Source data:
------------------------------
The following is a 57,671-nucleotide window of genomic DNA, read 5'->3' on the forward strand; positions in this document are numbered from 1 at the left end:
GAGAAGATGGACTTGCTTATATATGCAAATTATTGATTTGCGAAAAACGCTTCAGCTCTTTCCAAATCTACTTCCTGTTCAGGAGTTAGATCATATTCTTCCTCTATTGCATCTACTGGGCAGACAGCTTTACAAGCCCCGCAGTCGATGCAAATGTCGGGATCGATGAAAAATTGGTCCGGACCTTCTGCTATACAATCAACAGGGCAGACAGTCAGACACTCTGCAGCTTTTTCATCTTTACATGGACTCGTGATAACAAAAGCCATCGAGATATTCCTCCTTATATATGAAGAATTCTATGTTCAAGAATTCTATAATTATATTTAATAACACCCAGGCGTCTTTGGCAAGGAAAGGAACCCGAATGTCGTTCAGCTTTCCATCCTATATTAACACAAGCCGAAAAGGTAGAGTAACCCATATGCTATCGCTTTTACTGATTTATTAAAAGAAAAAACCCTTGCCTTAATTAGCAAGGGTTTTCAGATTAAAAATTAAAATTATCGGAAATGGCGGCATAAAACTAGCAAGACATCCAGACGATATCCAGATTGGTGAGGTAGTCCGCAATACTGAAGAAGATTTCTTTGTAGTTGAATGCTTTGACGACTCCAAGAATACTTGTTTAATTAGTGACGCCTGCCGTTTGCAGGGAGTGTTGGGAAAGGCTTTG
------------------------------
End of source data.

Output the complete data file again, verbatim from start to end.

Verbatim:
The following is a 57,671-nucleotide window of genomic DNA, read 5'->3' on the forward strand; positions in this document are numbered from 1 at the left end:
GAGAAGATGGACTTGCTTATATATGCAAATTATTGATTTGCGAAAAACGCTTCAGCTCTTTCCAAATCTACTTCCTGTTCAGGAGTTAGATCATATTCTTCCTCTATTGCATCTACTGGGCAGACAGCTTTACAAGCCCCGCAGTCGATGCAAATGTCGGGATCGATGAAAAATTGGTCCGGACCTTCTGCTATACAATCAACAGGGCAGACAGTCAGACACTCTGCAGCTTTTTCATCTTTACATGGACTCGTGATAACAAAAGCCATCGAGATATTCCTCCTTATATATGAAGAATTCTATGTTCAAGAATTCTATAATTATATTTAATAACACCCAGGCGTCTTTGGCAAGGAAAGGAACCCGAATGTCGTTCAGCTTTCCATCCTATATTAACACAAGCCGAAAAGGTAGAGTAACCCATATGCTATCGCTTTTACTGATTTATTAAAAGAAAAAACCCTTGCCTTAATTAGCAAGGGTTTTCAGATTAAAAATTAAAATTATCGGAAATGGCGGCATAAAACTAGCAAGACATCCAGACGATATCCAGATTGGTGAGGTAGTCCGCAATACTGAAGAAGATTTCTTTGTAGTTGAATGCTTTGACGACTCCAAGAATACTTGTTTAATTAGTGACGCCTGCCGTTTGCAGGGAGTGTTGGGAAAGGCTTTG